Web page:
Objective: Demoralization is a commonly observed syndrome in cancer patients, deserving to be carefully assessed in cross-cultural contexts. Aims: To examine the factor structure and concurrent and divergent validity of the Italian version of the Demoralization Scale (DS-IT) in cancer patients. Methods: The sample included 194 Italian cancer outpatients who were assessed by using the DS-IT and the Diagnostic Criteria of Psychosomatic Research-Demoralization module to examine demoralization. The Patient Health Questionnaire-9 (PHQ-9) to explore depression and the Mini-Mental Adjustment-to-Cancer-Hopelessness/Helplessness scale (Mini-MAC-HH) to explore maladaptive coping were also administered. Results: Four factors were extracted by exploratory factor analysis on the DS-IT (disheartenment, α = .87; sense of failure, α = .77; dysphoria, α = .73; loss of meaning/purpose, α = .72; total = 0.91), accounting for 57.1% of the variance. The DS-IT factors shared between 17% and 36% of the variance. Patients reporting a diagnosis of demoralization on the Diagnostic Criteria of Psychosomatic Research-Demoralization module (23.7%) had higher scores on DS-IT loss of meaning/purpose, sense of failure, dysphoria, and DS-IT total. About half of those who were highly demoralized were not depressed and among those who had moderate or moderately severe demoralization, about 80% were not depressed on the PHQ-9. The DS-IT was significantly associated with PHQ-9 and Mini-MAC-HH. Conclusions: The study presents further evidence that demoralization is a significant clinical condition and that the DS-IT demonstrates satisfactory levels of validity and reliability to support its use in patients in the ambulatory cancer setting.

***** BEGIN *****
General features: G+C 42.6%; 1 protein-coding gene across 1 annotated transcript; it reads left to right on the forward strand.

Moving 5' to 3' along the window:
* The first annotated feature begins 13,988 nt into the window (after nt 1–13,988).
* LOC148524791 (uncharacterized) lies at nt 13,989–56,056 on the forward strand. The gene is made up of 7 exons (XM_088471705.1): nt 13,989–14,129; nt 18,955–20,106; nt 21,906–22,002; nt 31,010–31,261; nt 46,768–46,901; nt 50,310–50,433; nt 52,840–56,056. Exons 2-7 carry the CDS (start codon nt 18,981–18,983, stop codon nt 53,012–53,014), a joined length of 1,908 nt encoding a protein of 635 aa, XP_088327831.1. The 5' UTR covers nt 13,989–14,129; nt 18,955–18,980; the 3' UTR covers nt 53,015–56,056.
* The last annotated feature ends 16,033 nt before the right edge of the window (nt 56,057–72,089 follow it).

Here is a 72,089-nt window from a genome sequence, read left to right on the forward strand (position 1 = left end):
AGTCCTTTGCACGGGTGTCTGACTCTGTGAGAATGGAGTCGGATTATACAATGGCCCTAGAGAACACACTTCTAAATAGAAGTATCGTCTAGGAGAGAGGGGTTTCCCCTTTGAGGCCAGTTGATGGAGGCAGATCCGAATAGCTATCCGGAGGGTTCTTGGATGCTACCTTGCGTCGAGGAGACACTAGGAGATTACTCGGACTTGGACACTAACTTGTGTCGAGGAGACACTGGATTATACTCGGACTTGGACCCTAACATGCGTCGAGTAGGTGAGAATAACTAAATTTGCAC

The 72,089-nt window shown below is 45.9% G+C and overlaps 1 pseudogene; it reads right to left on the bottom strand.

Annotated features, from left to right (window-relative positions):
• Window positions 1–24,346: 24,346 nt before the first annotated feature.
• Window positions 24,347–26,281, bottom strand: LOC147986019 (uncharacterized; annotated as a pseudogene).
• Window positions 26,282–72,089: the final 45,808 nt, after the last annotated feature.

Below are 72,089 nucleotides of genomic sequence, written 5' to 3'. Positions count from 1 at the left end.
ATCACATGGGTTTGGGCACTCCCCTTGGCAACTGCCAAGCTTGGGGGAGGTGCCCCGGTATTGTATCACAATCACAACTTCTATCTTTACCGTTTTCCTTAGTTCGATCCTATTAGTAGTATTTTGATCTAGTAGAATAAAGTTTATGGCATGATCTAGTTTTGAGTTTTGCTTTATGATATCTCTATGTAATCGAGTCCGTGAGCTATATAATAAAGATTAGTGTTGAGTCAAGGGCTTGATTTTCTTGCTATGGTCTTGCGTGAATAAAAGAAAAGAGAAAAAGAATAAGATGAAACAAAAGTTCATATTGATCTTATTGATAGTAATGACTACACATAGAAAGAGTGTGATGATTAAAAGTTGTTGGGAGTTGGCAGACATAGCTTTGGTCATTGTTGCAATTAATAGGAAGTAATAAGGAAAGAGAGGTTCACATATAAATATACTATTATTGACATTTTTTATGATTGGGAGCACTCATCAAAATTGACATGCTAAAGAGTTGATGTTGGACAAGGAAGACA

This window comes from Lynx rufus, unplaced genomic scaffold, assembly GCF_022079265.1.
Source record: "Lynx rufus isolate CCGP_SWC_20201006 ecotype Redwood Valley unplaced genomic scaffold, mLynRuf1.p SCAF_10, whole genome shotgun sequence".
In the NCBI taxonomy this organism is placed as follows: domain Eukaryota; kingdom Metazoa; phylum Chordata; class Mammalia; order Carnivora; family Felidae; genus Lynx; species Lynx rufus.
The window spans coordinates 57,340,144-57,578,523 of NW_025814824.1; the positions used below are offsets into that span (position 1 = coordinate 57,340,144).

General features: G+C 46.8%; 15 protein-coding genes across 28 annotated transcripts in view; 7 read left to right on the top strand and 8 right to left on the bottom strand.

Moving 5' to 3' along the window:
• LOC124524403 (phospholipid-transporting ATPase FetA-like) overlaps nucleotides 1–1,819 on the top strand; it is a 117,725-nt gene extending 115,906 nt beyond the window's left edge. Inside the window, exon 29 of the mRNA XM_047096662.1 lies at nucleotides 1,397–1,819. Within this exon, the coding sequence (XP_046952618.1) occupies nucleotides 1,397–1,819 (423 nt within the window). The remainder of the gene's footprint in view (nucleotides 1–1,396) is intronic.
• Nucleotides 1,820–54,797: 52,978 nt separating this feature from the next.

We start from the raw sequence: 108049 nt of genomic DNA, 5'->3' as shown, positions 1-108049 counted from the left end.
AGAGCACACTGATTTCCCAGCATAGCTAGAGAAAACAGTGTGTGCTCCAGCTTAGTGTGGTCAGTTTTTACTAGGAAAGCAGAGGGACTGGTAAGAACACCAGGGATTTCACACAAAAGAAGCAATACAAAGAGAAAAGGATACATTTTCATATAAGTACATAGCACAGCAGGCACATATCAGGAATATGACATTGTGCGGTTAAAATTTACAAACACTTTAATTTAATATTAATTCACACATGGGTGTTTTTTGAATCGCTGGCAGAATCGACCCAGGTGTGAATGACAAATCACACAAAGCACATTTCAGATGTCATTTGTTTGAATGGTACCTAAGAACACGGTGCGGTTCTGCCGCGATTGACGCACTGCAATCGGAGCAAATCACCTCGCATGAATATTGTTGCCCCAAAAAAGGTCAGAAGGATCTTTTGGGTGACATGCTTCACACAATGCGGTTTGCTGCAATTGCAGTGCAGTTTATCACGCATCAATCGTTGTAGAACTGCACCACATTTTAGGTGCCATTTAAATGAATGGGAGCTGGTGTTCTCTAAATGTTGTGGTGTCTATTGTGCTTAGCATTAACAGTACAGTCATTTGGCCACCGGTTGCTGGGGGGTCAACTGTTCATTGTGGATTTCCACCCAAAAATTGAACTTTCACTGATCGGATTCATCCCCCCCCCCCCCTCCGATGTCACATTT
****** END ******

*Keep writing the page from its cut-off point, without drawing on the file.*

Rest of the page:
The factor structure and use of the Demoralization Scale (DS-IT) in Italian cancer patients

GRASSI, Luigi
Primo
;
CARUSO, Rosangela;PIAZZA, Giulia;SABATO, Silvana;NANNI, Maria Giulia
Ultimo
2017

Abstract

Objective: Demoralization is a commonly observed syndrome in cancer patients, deserving to be carefully assessed in cross-cultural contexts. Aims: To examine the factor structure and concurrent and divergent validity of the Italian version of the Demoralization Scale (DS-IT) in cancer patients. Methods: The sample included 194 Italian cancer outpatients who were assessed by using the DS-IT and the Diagnostic Criteria of Psychosomatic Research-Demoralization module to examine demoralization. The Patient Health Questionnaire-9 (PHQ-9) to explore depression and the Mini-Mental Adjustment-to-Cancer-Hopelessness/Helplessness scale (Mini-MAC-HH) to explore maladaptive coping were also administered. Results: Four factors were extracted by exploratory factor analysis on the DS-IT (disheartenment, α = .87; sense of failure, α = .77; dysphoria, α = .73; loss of meaning/purpose, α = .72; total = 0.91), accounting for 57.1% of the variance. The DS-IT factors shared between 17% and 36% of the variance. Patients reporting a diagnosis of demoralization on the Diagnostic Criteria of Psychosomatic Research-Demoralization module (23.7%) had higher scores on DS-IT loss of meaning/purpose, sense of failure, dysphoria, and DS-IT total. About half of those who were highly demoralized were not depressed and among those who had moderate or moderately severe demoralization, about 80% were not depressed on the PHQ-9. The DS-IT was significantly associated with PHQ-9 and Mini-MAC-HH. Conclusions: The study presents further evidence that demoralization is a significant clinical condition and that the DS-IT demonstrates satisfactory levels of validity and reliability to support its use in patients in the ambulatory cancer setting.
Grassi, Luigi; Costantini, Anna; Kissane, David; Brunetti, Serena; Caruso, Rosangela; Piazza, Giulia; Marchetti, Paolo; Sabato, Silvana; Nanni, Maria Giulia
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